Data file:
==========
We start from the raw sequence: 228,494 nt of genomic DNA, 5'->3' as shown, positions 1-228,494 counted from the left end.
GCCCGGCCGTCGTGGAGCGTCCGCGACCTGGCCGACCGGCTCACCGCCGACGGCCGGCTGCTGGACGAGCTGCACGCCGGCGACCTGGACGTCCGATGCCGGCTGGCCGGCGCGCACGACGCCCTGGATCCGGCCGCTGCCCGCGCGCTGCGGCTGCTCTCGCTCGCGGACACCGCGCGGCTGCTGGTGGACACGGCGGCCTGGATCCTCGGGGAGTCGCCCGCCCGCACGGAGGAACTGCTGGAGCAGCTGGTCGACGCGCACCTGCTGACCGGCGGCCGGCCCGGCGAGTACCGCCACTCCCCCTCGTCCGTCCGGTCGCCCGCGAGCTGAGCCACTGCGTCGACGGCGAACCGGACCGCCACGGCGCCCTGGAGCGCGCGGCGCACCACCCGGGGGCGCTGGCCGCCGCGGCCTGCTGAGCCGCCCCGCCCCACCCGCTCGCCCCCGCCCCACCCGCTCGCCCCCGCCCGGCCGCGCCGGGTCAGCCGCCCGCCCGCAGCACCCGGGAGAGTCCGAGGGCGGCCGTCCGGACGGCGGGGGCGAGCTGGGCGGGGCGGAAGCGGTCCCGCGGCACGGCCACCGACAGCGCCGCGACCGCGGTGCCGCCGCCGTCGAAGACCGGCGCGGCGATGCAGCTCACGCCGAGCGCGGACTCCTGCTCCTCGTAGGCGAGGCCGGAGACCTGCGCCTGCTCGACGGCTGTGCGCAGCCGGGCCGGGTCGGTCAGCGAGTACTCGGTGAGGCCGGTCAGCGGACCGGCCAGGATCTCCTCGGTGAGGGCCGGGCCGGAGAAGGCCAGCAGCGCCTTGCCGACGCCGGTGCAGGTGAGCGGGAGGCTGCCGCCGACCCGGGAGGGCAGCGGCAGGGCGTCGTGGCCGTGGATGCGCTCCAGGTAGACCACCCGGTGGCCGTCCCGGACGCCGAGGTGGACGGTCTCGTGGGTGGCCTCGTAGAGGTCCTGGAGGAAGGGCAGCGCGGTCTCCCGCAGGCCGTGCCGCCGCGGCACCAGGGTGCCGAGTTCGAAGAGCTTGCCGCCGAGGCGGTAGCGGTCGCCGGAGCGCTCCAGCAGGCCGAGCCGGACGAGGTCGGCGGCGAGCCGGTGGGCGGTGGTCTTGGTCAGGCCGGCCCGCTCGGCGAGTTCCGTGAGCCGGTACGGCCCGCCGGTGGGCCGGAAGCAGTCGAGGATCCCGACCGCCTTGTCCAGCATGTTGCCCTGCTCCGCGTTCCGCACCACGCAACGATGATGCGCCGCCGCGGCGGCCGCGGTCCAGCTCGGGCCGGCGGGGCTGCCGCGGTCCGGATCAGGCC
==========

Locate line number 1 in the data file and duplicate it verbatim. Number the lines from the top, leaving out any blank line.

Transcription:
We start from the raw sequence: 228,494 nt of genomic DNA, 5'->3' as shown, positions 1-228,494 counted from the left end.